On Friday, March 9, the International Swaps and Derivatives Association declared that the final Greek Sovereign Debt arrangements had resulted in a Greek debt default. This was for the purposes of determining whether those counter-parties who had insured Greek debt through Credit Default Swaps ('CDS', a form of Derivative) could be called upon to pay out on that insurance.
An article yesterday concluded that, as a result of market activity on Monday, March 12, the financial markets are treating the call on the related CDS's as a non-event, and that this "makes the CDS market seem a lot safer than it was just a few years ago".
The article also reports that the CDS market is less opaque (more transparent) than it has been in the past. It notes that about 90% of existing CDS's are collateralized, and that many banks that deal in CDS's now publicly report their positions.
I suggest that you make a point of reading this article. This will give you further background, but will also allow you to determine for yourself whether or not it influences your views as to the risks associated with, what are estimated by some, to be in the order of U.S.$32 trillion in CDS's outstanding (equal to about 50% of the World's estimated current annual GDP).
My own view is that it is 'early days', and financial market activity over the course of Monday should not be taken as a reading of much of anything. I also believe that my views that bank book equities likely are overstated as a result of the post-2008 accounting changes to the mark-to-market rules may play directly into the 'collateralization issue' mentioned in the article.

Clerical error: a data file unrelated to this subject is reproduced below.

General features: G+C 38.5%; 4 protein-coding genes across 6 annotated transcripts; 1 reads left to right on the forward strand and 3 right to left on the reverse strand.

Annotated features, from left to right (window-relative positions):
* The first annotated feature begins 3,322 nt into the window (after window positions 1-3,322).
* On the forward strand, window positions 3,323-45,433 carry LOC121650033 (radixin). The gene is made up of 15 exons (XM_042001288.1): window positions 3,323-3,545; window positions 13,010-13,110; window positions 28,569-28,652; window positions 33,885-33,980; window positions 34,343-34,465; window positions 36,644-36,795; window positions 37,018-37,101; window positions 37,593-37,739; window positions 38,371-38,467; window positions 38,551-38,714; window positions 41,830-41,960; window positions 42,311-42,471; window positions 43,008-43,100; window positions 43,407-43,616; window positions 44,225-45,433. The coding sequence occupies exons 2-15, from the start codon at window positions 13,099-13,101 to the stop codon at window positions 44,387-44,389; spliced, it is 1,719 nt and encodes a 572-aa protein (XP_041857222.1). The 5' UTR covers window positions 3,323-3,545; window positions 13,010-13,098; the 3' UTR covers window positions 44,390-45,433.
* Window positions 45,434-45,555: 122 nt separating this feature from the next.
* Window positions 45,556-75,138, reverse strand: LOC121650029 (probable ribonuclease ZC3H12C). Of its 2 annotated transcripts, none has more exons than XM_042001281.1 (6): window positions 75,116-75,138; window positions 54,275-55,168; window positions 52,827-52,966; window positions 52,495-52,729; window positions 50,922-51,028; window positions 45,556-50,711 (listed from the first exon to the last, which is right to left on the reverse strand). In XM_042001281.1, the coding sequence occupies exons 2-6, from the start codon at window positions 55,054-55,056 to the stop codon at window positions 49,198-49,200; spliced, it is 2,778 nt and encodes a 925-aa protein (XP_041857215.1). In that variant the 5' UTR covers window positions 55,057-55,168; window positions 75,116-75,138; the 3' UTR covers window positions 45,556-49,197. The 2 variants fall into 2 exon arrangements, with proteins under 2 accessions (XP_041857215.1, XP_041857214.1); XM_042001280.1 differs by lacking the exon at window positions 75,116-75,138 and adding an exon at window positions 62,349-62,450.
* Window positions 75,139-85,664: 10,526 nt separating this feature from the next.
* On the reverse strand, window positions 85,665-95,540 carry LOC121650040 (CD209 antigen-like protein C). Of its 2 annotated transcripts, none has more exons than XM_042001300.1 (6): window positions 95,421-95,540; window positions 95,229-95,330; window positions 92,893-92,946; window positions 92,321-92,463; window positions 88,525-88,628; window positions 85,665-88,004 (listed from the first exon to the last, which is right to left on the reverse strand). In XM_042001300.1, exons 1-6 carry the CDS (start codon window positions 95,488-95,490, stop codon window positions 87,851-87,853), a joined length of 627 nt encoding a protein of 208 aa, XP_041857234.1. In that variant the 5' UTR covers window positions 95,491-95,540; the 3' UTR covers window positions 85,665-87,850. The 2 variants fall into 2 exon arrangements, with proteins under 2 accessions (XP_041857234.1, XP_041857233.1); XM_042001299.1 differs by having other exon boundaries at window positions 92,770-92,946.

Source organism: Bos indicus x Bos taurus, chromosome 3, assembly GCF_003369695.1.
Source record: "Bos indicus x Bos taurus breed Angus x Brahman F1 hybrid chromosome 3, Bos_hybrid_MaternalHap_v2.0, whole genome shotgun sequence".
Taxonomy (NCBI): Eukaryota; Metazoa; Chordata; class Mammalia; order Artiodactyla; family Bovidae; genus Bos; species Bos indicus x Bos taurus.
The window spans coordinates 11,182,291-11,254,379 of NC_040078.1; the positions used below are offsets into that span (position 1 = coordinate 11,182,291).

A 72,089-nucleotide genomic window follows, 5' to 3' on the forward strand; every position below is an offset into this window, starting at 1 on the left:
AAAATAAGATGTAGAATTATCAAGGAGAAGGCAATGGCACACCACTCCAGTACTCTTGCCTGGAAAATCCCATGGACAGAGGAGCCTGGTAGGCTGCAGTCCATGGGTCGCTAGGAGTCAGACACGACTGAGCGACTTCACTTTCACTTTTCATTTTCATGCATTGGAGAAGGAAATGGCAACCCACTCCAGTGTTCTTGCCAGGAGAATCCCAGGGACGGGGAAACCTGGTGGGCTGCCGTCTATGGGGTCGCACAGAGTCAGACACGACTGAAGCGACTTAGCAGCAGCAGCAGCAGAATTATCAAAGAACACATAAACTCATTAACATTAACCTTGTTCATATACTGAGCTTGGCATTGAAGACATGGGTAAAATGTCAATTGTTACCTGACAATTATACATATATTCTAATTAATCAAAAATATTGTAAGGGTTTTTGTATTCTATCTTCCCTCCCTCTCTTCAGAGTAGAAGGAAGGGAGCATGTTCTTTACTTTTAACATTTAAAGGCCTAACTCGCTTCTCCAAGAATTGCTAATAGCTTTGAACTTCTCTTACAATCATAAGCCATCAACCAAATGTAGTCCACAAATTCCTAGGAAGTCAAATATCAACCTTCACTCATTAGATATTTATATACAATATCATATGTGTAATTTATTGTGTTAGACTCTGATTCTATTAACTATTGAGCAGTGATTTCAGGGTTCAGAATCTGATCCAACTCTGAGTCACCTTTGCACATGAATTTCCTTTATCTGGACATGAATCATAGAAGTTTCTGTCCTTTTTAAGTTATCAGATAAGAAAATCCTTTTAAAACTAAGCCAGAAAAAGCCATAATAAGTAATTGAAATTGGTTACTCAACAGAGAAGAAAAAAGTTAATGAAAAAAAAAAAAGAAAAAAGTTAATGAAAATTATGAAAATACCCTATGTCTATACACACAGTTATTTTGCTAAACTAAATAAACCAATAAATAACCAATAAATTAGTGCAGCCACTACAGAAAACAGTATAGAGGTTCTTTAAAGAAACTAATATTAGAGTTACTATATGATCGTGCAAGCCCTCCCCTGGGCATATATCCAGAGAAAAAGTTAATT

Certainly I would not conclude that the financial markets were 'out of the woods' with respect to Credit Default Swaps going forward - if for no reason other than that the numbers are too large on a relative basis for that to be the case in the face of existing country-specific Sovereign Debt / GDP balances.
While it may prove not to be a significant 'slip of the finger', I inadvertently typed 'Sovereign Bet' instead of 'Sovereign Debt' in the last sentence. I did, of course, correct it.
I believe outstanding CDS's may prove to be important to the ongoing well-being of the financial markets. I suggest you review this commentary with your financial advisor and determine his/her view on CDS's, the quantum outstanding, and the risk to the financial markets your advisor thinks attaches to them.
Read: Credit-Default Sway Time Bomb Failed to Go Off Over Greece: View. Source: Bloomberg, March 12. Reading time: 4 minutes.